Last season, City conceded only marginally fewer goals per game, on average (1.63), than Adelaide and Wellington did (1.70). Those teams finished ninth and seventh. They conceded more goals per game than Western Sydney, a team that finished two places below them and – like City – were bounced from the first round of the finals.
As last season rolled into the later rounds, City’s scorelines tended to spill haphazardly toward one extreme or the other; in fact, from Round 19 onward, City paired rollicking four-goal wins over Newcastle and Wellington with ballooning two or three-goal losses to the Sydney clubs, all while sprinkling the occasional 3-2 win or 5-4 defeat into the gaps in between.
Only Central Coast had more games than City conceding three goals, and only Sydney had more games scoring four goals or more. Inconsistency is the bedfellow of such a teetering approach, and it was no surprise City could not match the steady, compelling momentum Sydney FC and the Melbourne Victory towed into the grand final.
New City manager Warren Joyce, a man who was met in the Victorian capital by high expectations and relatively little fanfare, has immediately got to work to rectify all of this. As with most managers starting afresh at a new club in a new league, the defence has been the first port of call.
It makes sense to do this; not only is Joyce aware of Sydney’s powerful march to the title last season – which was largely fuelled by their historically mean defence – but City already have a vast array of attacking weapons, an arsenal that doesn’t need immediate attention, if any at all. Naturally, this perspective was rocked and dizzied by Bruno Fornaroli’s long-term injury in pre-season, but luckily Bruce Kamau has stepped up potently in the meantime.
So, even from the small two-game sample size we’ve seen so far, it’s clear City are a different team defensively. Having played Brisbane, and then their city rivals Victory in the first two rounds – two teams who finished above them last term, and who have ambitions of a finals place this term – City’s new cast-iron back line has been seasoned by two capable opponents, and is already setting them apart, alongside champions Sydney, from the rest of the league.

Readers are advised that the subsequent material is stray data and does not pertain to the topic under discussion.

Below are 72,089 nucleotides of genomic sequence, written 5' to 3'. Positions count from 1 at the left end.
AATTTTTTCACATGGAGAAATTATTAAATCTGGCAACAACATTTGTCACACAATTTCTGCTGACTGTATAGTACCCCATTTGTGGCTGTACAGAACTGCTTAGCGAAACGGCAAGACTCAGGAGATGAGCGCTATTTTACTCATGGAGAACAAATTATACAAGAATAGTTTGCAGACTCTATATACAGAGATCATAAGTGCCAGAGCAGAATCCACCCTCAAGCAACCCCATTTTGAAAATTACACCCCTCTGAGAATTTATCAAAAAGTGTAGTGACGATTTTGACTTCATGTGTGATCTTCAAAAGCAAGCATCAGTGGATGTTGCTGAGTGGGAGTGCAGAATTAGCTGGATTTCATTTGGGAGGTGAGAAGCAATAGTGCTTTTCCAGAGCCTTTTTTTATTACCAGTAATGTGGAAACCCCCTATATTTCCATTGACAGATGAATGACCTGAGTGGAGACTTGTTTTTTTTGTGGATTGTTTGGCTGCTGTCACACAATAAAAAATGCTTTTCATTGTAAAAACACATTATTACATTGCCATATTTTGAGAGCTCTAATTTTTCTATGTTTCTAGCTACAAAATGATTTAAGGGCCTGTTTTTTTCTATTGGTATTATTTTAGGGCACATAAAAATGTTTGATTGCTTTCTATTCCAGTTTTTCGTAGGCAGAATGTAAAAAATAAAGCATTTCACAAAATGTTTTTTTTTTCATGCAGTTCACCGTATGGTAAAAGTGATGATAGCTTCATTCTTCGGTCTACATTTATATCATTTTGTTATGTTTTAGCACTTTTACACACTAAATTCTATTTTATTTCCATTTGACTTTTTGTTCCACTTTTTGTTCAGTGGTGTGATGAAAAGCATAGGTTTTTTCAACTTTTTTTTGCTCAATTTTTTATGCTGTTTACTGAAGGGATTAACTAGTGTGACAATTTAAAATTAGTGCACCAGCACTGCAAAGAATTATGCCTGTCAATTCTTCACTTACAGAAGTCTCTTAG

City and Sydney are the only teams to keep a clean sheet over the opening two rounds. City and Sydney are first and equal-second respectively, for goals conceded. According to Fox Sports’ stats, they are second and third for shots conceded, and first and second for shots on target conceded. It takes more shots-per-goal (18) to score against City than any other team so far.
City are first for effective tackles and second for interceptions, all while placing third-bottom and second-bottom for clearances and blocks, implying that the considerable bulk of their defensive actions are taking place in safer areas of the pitch, where the opposing team can’t feasibly shoot. They’ve committed the second-most fouls so far too, although that might be less the result of some new-found tenacity, and more the result of 50 per cent of their game time coming under the heat of an incendiary derby atmosphere.
This rise to the top of most of the defensive counting stats has happened in spite of Joyce changing his starting defence from week one to two, flux that’s usually counter-productive for defensive chemistry. Against Brisbane, Michael Jakobsen was stationed at left-back, but for the derby he was moved into central midfield, playing beside Osama Malik.
We saw pretty early why the robust Dane was inserted into the heart of things, when he was made the victim of a scything Carl Valeri tackle, just a few minutes into the match. Jakobsen got up, shook himself off, and jogged away. Jakobsen is a hardy centre back; he played all his games last season there for City, and while there are advantages to playing a defender in midfield, there are also clear limitations.